State and local employees

According to 2008 U.S. Census data, the state of North Carolina and local governments in the state employed a total of 655,598 people.[7] Of those employees, 510,183 were full-time employees receiving net pay of $1,839,723,835 per month and 145,415 were part-time employees paid $150,416,252 per month.[7] More than 57% of those employees, or 377,690 employees, were in education or higher education.[7] The state employee work force has grown less than 1% since July 2008, when there were 92,627 workers at state agencies and universities.[8] As of April 2010, North Carolina employed 93,217 state workers.[8]

State employees have not received a raise since 2008; more than 2,300 state workers, however, pocketed a total of $8.23 million from April to June 2010 because they were promoted, gained new skills, or took on added duties.[8]

The average state employee salary as of April 2010 was $41,723.[8]

Teacher salaries

North Carolina, like many other Southern states, does not allow for collective bargaining. The state provides funds to county school districts which in turn settle teacher salaries.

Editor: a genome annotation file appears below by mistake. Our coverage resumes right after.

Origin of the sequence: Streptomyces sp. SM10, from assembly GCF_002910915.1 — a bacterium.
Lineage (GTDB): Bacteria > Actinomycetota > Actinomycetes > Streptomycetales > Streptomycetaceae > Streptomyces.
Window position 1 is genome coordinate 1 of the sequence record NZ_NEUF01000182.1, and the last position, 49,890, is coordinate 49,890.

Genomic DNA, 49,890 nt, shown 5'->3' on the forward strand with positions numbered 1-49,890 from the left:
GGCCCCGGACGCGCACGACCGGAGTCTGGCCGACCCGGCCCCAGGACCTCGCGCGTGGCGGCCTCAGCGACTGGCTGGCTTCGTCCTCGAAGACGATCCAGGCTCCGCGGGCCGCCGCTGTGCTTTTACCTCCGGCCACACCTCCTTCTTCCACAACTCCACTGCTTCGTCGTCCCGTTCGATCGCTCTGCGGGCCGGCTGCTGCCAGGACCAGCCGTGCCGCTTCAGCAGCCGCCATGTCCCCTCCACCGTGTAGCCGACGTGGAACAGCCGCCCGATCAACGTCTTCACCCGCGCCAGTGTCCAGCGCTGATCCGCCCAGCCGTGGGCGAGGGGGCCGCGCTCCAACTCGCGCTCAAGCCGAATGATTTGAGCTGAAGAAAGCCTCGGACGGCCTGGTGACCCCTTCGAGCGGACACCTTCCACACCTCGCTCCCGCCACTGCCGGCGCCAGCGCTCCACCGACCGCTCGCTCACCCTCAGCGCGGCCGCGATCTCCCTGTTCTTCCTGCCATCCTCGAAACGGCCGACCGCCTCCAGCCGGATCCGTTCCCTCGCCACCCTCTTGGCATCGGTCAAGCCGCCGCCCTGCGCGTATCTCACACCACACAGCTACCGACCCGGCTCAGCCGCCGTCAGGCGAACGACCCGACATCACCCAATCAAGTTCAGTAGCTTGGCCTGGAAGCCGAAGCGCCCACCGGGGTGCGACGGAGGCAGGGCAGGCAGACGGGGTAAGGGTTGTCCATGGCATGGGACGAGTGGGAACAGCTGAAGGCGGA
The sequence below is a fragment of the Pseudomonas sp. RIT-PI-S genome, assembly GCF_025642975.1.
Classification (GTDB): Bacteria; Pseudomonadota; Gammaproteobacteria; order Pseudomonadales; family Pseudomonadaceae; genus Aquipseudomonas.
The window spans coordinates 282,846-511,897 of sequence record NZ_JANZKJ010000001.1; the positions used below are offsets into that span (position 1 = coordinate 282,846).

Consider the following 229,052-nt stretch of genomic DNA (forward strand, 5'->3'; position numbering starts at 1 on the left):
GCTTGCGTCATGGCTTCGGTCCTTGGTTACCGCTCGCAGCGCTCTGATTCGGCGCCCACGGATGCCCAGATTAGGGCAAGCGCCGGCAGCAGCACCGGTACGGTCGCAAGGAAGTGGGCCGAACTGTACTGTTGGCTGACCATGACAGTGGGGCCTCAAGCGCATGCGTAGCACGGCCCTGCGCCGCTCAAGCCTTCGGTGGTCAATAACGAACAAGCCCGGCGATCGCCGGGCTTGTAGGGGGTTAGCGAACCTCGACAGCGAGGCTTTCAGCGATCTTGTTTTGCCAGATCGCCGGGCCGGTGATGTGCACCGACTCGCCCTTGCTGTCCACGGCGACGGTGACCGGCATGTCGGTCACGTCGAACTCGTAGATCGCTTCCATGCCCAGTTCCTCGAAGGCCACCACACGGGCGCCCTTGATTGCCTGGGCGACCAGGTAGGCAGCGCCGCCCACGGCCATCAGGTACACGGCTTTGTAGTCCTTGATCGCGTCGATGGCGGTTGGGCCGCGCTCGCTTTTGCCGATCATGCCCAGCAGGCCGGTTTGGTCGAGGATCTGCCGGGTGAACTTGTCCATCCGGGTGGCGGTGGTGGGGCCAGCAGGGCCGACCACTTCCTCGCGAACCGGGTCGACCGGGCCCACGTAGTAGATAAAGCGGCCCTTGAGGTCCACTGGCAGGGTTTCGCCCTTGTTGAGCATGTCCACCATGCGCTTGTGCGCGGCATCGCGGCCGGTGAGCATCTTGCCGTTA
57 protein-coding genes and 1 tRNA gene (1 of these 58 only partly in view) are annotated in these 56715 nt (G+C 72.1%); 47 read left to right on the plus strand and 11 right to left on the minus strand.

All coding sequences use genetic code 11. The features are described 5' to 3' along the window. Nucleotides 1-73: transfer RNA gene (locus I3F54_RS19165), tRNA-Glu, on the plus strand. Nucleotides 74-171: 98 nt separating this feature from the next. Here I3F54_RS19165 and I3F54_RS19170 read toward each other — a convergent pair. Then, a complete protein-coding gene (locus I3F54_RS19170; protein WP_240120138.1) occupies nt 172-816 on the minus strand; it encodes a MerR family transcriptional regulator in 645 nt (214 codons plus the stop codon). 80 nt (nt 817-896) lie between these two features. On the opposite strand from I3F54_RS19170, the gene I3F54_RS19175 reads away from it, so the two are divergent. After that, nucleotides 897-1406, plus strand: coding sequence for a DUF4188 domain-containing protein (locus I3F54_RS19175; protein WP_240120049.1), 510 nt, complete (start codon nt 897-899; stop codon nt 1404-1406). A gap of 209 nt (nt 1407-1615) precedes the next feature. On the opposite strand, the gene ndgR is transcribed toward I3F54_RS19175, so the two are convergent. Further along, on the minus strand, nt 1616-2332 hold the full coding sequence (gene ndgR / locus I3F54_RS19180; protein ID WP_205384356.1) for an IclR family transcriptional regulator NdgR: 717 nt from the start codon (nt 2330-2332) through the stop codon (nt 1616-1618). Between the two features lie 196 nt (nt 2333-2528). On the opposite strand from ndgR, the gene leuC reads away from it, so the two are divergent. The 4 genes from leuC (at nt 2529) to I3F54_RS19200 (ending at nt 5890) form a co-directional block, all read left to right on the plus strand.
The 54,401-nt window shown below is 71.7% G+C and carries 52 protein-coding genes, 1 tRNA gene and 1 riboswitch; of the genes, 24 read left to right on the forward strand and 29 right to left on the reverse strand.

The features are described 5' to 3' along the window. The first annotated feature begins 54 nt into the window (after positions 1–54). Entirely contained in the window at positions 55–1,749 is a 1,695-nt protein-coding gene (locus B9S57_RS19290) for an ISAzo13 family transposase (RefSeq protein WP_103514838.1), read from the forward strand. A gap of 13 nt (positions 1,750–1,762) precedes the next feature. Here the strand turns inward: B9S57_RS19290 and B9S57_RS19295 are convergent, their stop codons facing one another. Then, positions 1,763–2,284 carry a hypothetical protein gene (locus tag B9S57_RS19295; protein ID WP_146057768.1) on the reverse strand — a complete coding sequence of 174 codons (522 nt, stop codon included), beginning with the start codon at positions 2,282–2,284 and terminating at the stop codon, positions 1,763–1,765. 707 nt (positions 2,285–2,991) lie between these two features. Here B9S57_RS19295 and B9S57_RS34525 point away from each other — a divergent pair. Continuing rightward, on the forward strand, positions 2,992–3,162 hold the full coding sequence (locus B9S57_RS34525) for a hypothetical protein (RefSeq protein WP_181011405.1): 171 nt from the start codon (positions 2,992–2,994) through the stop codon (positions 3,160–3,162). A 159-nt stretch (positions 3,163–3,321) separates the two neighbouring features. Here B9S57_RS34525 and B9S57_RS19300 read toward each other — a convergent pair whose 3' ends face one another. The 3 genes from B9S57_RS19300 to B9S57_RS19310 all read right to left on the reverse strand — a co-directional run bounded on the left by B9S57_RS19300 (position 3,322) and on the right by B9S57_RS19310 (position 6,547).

Teacher salaries
Beginning teacher Salary Average salary
$31,892 $48,648

According to state officials, in the 2008-2009 school year the average annual teacher salary was approximately $48,648. Compared to the 2007 average annual salary of $47,633, 2008 saw a $1,015 increase. Compared to the national teacher salary average, North Carolina fell $5,671 below the $54,319 average.[9]

School year Average teacher salary U.S. average teacher salary
2005-2006[10] $43,922 $49,109
2006-2007[11] $46,137 $50,816
2007-2008[12] $47,633 $52,308
2008-2009[9] $48,648 $54,319

State employee benefits

Holidays

According to the Office of State Personnel website, state employees receive 11 or 12 paid holidays annually as set by the State Personnel Commission.[13]

However, the Commission's website lists only these nine holidays:[14]

  • New Year's Day
  • Lincoln's Birthday
  • Good Friday
  • Memorial Day
  • Independence Day
  • Labor Day
  • Veterans' Day
  • Thanksgiving Day
  • Christmas Day

Sick leave

Twelve days yearly of sick leave is provided to permanent, probationary and trainee employees. Leave is prorated for part-time employees.[13]

Vacation